Home Arts The wonderful war games of Marcel

The wonderful war games of Marcel

by The Concordian September 27, 2011

Finding a seat in the small projection room crowded with admirers gathered to hear and see Marcel Dzama in person was no easy task.
Though stemming from humble beginnings in Winnipeg, Manitoba, it seems that Dzama now bears a name with the power to draw huge crowds on the art scene. He is a multi-talented artist with a vastly diverse body of work, which ranges from drawing to dance, ceramics, all the way to film.
Nonetheless, there exists a great consistency in his oeuvre. For all their diversity, his individual artworks are in constant dialogue, informing and influencing one another to form a very thematically coherent body of work.
His short films A Game of Chess and Death Disco Dance, both screened in a loop at POP Montreal, are excellent examples of Dzama’s amazing variety of talents and how he can bring them all together.
The first short to be screened, Death Disco Dance, was shot as a celebratory video. It depicts ballet dancers performing a short dance while the other characters look on. This segment is looped, replayed backwards then normally again for a few minutes. It is comical, if not repetitive, and slightly annoying.
A Game of Chess is the main attraction though, as it creates a fascinating and imaginative portrait of war. It interweaves two stories connected by chess, a game that becomes an allegory of war. Scenes from a ballet of chess pieces, performed for an audience of puppets, are intercut by shots of a mysterious young military woman and of two men playing chess in what appears to be a bombed-out square.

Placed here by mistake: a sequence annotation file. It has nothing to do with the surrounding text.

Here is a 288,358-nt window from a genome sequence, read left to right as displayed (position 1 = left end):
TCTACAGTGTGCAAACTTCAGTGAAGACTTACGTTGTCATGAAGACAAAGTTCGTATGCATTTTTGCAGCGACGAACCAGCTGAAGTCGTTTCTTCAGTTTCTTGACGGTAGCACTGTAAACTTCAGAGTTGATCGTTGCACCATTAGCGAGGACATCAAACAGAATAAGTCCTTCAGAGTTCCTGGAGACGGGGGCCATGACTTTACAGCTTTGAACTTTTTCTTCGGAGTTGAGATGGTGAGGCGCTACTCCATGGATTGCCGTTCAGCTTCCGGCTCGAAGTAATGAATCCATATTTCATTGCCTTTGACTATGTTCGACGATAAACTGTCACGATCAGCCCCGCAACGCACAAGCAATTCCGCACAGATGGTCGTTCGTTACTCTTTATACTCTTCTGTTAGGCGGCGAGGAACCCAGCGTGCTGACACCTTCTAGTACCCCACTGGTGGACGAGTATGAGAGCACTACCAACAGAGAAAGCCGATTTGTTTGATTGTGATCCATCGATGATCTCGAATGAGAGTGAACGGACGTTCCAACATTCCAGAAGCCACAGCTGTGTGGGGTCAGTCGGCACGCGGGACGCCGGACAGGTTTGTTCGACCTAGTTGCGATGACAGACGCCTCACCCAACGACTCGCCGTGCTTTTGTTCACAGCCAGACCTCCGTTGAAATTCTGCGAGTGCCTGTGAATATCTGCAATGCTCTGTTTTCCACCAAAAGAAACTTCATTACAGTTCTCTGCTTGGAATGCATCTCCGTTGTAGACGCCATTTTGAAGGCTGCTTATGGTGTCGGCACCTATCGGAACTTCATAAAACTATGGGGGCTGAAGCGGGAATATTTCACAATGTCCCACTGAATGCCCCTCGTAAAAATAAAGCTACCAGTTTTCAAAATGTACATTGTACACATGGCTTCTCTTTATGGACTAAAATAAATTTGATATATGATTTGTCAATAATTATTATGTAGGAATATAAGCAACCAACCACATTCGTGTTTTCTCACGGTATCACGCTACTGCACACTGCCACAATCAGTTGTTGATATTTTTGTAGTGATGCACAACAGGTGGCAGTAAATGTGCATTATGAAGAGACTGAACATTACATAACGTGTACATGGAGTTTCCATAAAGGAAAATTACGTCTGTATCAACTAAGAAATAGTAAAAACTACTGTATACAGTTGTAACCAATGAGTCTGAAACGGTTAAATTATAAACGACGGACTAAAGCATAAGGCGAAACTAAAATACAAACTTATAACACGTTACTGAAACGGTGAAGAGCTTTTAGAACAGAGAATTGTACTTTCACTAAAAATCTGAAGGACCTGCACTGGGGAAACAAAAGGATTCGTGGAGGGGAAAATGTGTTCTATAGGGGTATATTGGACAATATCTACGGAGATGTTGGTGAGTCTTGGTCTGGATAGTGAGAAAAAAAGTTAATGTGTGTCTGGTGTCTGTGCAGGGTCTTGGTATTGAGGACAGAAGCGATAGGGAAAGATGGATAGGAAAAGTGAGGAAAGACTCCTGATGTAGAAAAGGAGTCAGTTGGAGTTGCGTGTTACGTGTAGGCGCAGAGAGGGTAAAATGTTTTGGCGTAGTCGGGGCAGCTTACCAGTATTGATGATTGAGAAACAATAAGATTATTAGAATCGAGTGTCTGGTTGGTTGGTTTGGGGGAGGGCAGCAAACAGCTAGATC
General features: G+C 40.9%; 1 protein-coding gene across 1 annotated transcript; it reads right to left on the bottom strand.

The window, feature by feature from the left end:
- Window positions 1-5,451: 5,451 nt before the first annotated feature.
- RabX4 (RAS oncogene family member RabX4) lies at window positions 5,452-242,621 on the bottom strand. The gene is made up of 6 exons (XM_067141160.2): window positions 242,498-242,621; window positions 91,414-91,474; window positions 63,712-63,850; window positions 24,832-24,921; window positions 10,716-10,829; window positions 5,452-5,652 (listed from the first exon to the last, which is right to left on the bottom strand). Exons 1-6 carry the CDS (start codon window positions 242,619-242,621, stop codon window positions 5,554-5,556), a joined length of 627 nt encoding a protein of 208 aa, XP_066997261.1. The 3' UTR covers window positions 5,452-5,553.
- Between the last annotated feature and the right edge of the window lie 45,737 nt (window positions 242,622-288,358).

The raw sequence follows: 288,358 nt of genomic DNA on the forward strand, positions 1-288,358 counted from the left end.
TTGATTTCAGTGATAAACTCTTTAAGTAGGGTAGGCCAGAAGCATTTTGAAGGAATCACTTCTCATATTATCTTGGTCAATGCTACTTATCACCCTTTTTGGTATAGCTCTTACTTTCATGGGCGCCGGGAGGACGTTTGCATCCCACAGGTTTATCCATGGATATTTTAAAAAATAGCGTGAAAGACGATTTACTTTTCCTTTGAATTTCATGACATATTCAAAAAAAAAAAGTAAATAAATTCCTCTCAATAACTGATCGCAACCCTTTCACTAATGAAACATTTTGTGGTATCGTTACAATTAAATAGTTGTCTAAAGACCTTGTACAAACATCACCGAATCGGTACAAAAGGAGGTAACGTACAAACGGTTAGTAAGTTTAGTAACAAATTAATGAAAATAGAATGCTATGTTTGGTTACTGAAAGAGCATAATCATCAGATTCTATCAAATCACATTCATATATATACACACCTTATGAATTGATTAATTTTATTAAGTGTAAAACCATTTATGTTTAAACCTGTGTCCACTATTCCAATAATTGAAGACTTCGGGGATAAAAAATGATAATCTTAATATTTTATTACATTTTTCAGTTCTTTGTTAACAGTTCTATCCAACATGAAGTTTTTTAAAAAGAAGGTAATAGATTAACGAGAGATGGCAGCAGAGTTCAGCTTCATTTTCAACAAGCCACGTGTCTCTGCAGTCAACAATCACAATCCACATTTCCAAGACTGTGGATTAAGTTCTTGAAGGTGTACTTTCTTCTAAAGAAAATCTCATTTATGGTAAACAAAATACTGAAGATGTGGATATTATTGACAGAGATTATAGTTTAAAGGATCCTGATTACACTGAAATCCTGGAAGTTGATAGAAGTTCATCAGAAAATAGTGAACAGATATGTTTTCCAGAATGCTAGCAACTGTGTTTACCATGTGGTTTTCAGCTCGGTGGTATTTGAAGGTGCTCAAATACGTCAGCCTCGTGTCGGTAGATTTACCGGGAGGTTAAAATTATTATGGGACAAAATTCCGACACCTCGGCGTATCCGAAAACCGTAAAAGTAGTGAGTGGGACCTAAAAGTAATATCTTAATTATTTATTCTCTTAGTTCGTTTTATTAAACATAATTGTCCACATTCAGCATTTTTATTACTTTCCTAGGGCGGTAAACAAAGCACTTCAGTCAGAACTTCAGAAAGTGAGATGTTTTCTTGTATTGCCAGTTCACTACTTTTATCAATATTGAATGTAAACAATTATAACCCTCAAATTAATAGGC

The dancers are immediately recognizable as physical embodiments of Dzama’s drawings. He notably made some costumes himself with ceramics. The theme of war as spectacle is also recurrent in his work and is exemplified in this film.
Reality and fantasy contrast, as the dramatization of war operated in the ballet is confronted with its cold, brutal mechanics. When death occurs in the ballet, it is agonizing and overplayed. When the woman shoots one of the chess players, he silently collapses onto the chessboard, his opponent unfazed.
The audience of puppets, however, only sees the ballet; war becomes entertainment, desensitized and removed. In A Game of Chess, Dzama propels a telling critique of mass entertainment with complex and masterful artistry – a feat to be recognized.

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